Bitter feud splits Reform Club amid ageism and bullying claims

Had he set off today, Jules Verne’s creation might not have bothered returning. The Telegraph can reveal that the Reform Club, whose honorary members include the Prince of Wales and the Duchess of Cornwall, is being torn apart by faction-fighting.

The increasingly poisonous rows, amid claims of bully­ing, ageism and blackmail, have come to a head over plans to appoint a retired naval commander to run it. After the club lost two secretaries, effectively chief executives, in the past four years, attempts to appoint Rod Craig, 66, to the £80,000-a-year post have met fierce opposition.

Mr Craig’s predecessor, Crispin Morton, a management consultant and former Royal Naval officer who saw active service in the Falklands,  made allegations before stepping down in May of staff being bullied and effectively blackmailed by members .

“I am not prepared to put up with this treatment any longer nor to preside over an organisation that is prepared to allow staff to be subjected to it with no prospect of protection or redress,” he wrote in an email.

Phileas Fogg
Phileas Fogg, who set off from the Reform Club CREDIT: CORBIS HISTORICAL

Opponents of Mr Craig believe he is too old to run perhaps Britain’s best known private club, which has made literary history thanks to Fogg, hero of Verne’s Around the World in 80 Days.

There have even been grumblings – raised in one email seen by The Telegraph – about his wife Anne. Mrs Craig, a personal development coach, has been embroiled in her own row with a countess, who tried to take her to court over claims – which a judge ruled were “ill-founded” – that she had “poisoned” her daughter’s mind.

The Reform, founded in 1836 as a bastion of liberalism, has attracted many of the great and the good, among them Sir Winston Churchill, who resigned his membership in 1913 in protest at the “blackballing” of a friend.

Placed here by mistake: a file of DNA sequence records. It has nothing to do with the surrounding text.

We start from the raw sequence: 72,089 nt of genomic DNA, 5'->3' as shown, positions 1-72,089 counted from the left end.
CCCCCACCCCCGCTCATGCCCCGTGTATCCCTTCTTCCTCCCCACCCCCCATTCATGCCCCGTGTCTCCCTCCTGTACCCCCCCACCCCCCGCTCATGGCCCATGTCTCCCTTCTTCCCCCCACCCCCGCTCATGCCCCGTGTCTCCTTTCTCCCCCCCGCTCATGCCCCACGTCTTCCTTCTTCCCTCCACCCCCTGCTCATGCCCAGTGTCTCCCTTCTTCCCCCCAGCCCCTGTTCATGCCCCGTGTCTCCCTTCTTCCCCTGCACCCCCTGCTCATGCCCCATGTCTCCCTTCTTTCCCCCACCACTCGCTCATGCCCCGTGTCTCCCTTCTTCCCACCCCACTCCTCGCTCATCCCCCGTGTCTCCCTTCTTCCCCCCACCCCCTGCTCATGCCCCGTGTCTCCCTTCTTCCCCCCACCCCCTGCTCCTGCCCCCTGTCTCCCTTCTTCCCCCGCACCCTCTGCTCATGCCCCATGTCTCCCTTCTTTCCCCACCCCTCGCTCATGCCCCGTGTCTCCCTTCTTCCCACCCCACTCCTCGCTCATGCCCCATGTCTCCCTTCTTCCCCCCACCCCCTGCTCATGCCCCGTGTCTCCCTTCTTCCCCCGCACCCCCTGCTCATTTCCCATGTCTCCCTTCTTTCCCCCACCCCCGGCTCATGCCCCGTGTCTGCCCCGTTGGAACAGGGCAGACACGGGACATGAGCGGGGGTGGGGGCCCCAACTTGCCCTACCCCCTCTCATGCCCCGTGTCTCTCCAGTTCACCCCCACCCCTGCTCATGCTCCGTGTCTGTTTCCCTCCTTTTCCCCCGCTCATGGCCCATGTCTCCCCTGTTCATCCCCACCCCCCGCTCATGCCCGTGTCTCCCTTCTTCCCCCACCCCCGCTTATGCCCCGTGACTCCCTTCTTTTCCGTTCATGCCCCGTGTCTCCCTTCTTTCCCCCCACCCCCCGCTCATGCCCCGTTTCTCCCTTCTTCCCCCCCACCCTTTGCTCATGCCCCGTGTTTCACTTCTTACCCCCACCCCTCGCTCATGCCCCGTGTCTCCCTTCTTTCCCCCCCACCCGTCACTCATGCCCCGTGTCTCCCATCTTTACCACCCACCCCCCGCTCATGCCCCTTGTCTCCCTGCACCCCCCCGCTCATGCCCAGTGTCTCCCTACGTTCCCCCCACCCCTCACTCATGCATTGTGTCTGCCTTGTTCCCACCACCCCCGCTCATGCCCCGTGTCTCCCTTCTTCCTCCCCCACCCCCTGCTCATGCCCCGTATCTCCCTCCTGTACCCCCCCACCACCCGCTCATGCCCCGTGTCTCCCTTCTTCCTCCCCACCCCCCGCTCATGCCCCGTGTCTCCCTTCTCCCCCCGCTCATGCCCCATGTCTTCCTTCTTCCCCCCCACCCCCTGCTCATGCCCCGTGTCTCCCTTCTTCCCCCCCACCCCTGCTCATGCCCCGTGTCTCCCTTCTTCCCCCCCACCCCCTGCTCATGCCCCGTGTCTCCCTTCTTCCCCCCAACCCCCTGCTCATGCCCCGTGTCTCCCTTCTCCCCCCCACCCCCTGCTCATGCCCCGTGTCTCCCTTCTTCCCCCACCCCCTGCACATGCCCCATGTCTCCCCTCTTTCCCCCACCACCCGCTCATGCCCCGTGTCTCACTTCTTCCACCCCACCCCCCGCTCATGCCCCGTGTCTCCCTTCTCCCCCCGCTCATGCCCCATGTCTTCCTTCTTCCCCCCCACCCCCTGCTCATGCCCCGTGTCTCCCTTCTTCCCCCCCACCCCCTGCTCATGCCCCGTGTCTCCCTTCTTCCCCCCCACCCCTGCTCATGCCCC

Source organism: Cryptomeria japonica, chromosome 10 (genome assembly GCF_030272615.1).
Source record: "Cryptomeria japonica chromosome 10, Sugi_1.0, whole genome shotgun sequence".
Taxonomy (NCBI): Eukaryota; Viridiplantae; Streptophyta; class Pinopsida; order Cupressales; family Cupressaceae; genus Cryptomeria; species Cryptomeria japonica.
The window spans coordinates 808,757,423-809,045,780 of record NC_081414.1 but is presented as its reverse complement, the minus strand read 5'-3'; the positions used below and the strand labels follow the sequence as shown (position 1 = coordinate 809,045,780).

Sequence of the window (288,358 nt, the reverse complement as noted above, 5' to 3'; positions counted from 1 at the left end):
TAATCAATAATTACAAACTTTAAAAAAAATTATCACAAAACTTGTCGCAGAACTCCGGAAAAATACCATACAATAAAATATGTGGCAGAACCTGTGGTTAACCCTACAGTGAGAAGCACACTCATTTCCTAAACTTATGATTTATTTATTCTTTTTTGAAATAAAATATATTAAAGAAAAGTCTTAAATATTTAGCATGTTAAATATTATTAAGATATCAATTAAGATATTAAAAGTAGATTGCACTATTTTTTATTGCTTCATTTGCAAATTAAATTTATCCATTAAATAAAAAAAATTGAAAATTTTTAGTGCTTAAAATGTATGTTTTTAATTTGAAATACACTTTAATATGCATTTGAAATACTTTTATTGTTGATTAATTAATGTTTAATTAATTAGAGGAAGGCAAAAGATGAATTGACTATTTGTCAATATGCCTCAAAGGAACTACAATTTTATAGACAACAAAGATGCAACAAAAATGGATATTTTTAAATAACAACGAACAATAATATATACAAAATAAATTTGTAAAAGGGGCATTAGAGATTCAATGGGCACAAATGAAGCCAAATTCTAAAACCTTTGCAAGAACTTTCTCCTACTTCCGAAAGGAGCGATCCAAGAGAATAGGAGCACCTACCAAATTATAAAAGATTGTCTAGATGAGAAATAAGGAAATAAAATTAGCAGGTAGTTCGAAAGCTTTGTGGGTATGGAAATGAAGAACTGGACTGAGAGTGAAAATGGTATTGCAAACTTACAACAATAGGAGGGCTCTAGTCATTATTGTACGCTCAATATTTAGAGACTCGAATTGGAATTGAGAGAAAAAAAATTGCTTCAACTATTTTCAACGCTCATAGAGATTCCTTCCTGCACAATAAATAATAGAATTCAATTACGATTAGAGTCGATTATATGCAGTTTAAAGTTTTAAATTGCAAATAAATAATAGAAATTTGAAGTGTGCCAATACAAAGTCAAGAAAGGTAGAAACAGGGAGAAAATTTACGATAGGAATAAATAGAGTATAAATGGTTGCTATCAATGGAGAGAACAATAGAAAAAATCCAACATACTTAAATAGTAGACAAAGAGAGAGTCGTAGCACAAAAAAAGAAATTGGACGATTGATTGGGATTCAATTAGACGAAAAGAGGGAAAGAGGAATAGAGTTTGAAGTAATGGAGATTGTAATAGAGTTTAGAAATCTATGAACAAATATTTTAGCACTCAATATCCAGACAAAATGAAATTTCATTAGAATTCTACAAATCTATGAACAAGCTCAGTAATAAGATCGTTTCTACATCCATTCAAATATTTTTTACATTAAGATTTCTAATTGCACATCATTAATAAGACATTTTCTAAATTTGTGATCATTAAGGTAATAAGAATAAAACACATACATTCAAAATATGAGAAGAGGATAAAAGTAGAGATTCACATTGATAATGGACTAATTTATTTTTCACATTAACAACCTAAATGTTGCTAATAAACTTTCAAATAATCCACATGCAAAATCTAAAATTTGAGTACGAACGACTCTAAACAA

In 1981 the club was the first of the traditional gentleman’s clubs to allow women members.

 

At the heart of the dispute is a battle for control of the club. The 15-strong general committee, which controls the Reform, is said to be split down the middle, with one faction supporting Mr Craig and the other against him.

“It has got really nasty,” said one member opposed to Mr Craig’s appointment. “This is all to do with one group of people at the Reform who think the other group are s—- and vice versa. It is just factionalism. It’s as bad as a school playground. But we don’t think a 66-year-old retired Royal Navy commander is right for the job. We need someone a bit younger and forward-thinking.”

Lord Balfe, a one-time Labour MEP who now sits as a Tory peer, is understood to have demanded an extraordinary general meeting in an attempt to block Mr Craig’s appointment, writing that it “risked dividing and damaging the Club”.

The Reform Club's grand interior
The Reform Club’s grand interior CREDIT: ALAMY

But one supporter of Mr Craig said he was disgusted. “It’s insane if people think he is too old. There are lots of rumours being spread and it’s nasty,” said the member, who declined to be named.

Mr Craig, who is currently chief executive of the University Women’s Club, stepped down from a similar role at the Army and Navy Club amid fears for its financial future.

One Reform member has circulated an article in the Army and Navy’s magazine confirming Mr Craig was taking “voluntary redundancy ahead of likely future restructuring of the club’s operations”.

Emails circulating among Reform members have warned that Mr Craig’s appointment would be “disastrous”,  although there is no evidence that would be the case .

Mr Craig was unavailable for comment and the Reform Club declined to respond.

 

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